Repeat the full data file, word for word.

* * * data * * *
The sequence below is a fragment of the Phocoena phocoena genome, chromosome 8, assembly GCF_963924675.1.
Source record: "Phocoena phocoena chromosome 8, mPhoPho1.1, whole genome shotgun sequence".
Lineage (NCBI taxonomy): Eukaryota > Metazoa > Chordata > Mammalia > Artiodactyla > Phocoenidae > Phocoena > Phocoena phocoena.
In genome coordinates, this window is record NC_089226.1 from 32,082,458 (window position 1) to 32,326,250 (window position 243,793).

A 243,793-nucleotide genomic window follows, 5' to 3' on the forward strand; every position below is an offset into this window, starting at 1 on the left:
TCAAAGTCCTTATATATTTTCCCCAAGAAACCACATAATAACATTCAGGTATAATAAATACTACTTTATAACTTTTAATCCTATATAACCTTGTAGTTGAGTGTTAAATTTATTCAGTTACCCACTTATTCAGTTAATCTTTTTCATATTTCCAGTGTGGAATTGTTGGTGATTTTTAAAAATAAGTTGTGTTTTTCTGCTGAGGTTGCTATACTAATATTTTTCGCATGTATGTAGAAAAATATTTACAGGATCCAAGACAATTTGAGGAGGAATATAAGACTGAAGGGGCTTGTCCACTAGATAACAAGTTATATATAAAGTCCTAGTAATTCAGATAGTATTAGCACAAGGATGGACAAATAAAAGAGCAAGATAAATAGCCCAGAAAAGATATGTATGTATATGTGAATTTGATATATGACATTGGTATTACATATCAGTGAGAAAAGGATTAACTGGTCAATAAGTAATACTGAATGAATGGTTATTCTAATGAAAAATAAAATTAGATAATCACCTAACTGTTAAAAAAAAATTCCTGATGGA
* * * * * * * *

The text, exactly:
The sequence below is a fragment of the Phocoena phocoena genome, chromosome 8, assembly GCF_963924675.1.
Source record: "Phocoena phocoena chromosome 8, mPhoPho1.1, whole genome shotgun sequence".
Lineage (NCBI taxonomy): Eukaryota > Metazoa > Chordata > Mammalia > Artiodactyla > Phocoenidae > Phocoena > Phocoena phocoena.
In genome coordinates, this window is record NC_089226.1 from 32,082,458 (window position 1) to 32,326,250 (window position 243,793).

A 243,793-nucleotide genomic window follows, 5' to 3' on the forward strand; every position below is an offset into this window, starting at 1 on the left:
TCAAAGTCCTTATATATTTTCCCCAAGAAACCACATAATAACATTCAGGTATAATAAATACTACTTTATAACTTTTAATCCTATATAACCTTGTAGTTGAGTGTTAAATTTATTCAGTTACCCACTTATTCAGTTAATCTTTTTCATATTTCCAGTGTGGAATTGTTGGTGATTTTTAAAAATAAGTTGTGTTTTTCTGCTGAGGTTGCTATACTAATATTTTTCGCATGTATGTAGAAAAATATTTACAGGATCCAAGACAATTTGAGGAGGAATATAAGACTGAAGGGGCTTGTCCACTAGATAACAAGTTATATATAAAGTCCTAGTAATTCAGATAGTATTAGCACAAGGATGGACAAATAAAAGAGCAAGATAAATAGCCCAGAAAAGATATGTATGTATATGTGAATTTGATATATGACATTGGTATTACATATCAGTGAGAAAAGGATTAACTGGTCAATAAGTAATACTGAATGAATGGTTATTCTAATGAAAAATAAAATTAGATAATCACCTAACTGTTAAAAAAAAATTCCTGATGGA